This hillside home accomplishes a seemingly contradictory feat: being unabashedly modern, while one with the land.
This is a contemporary and accessible home that connects with the site without disrupting the existing fabric of the neighborhood. It is set back from the road and terraced into the hillside, with bark-colored cladding to integrate with its surroundings. The interiors connect to the land at every level, with views of the lake beyond.
New Construction, Private Residence
New England Home, March/April 2023
The house steps out of the landscape, with a glass stair tower that rises to take advantage of unencumbered lake views. The slab roof extends upward and out over a third-floor terrace, providing shade that reaches deep into the living spaces.
The modern exterior is a composition of dark cladding, large picture windows, and bold vertical lines that reach to the sky.
Stone treads march naturally up the hillside, and native plantings are used to support pollinators on the site.
With its modern form, the house both complements and integrates with its surroundings. Terraced patios flank the main living spaces, with board-formed concrete walls that extend across the site.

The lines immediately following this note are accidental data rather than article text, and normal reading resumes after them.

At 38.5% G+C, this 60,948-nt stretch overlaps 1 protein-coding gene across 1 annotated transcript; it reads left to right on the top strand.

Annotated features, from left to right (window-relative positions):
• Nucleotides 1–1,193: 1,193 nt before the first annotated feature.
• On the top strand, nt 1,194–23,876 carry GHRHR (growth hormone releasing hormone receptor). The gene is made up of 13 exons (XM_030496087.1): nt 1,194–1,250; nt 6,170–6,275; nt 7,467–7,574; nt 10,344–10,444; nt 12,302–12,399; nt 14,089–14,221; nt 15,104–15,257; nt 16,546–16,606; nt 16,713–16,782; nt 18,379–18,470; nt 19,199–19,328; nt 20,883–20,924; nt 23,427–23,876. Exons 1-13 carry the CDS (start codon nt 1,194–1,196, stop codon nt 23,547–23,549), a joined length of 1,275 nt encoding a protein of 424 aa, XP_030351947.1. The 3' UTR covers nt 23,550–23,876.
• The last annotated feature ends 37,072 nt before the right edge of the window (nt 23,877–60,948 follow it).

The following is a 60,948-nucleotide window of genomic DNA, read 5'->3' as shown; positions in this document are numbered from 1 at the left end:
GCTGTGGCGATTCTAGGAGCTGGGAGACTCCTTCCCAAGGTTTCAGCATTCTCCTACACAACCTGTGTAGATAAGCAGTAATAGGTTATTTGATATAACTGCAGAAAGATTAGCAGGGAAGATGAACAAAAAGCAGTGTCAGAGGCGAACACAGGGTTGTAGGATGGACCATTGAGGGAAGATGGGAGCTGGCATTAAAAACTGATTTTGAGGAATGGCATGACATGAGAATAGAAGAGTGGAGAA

The front door pivots fully open to reveal a continuation of materials from outside to in: slate flooring, river rocks, and dark wooden slats.
Inside, views of the lake are framed by large windows and vertical lines.
The side patio sits off the main living area, with a therapeutic pool and room for outdoor dining.
The interior is designed to maximize lake views and natural light, with an open floor plan, high ceilings, and abundant glass. The main living quarters occupy the upper floors, with space for entertaining and dedicated areas for display of the owner’s extensive art collection.
The entry, stair tower, and upper level entertaining space create a continuous gallery for local art as well as a ‘gallery of views,’ framing vignettes in the landscape.
The home is efficiently designed to optimize the use of energy and materials over time.
This all-electric house uses passive solar, air-to-air heat pumps, system automation and a high performance envelope to reduce energy loads throughout the year.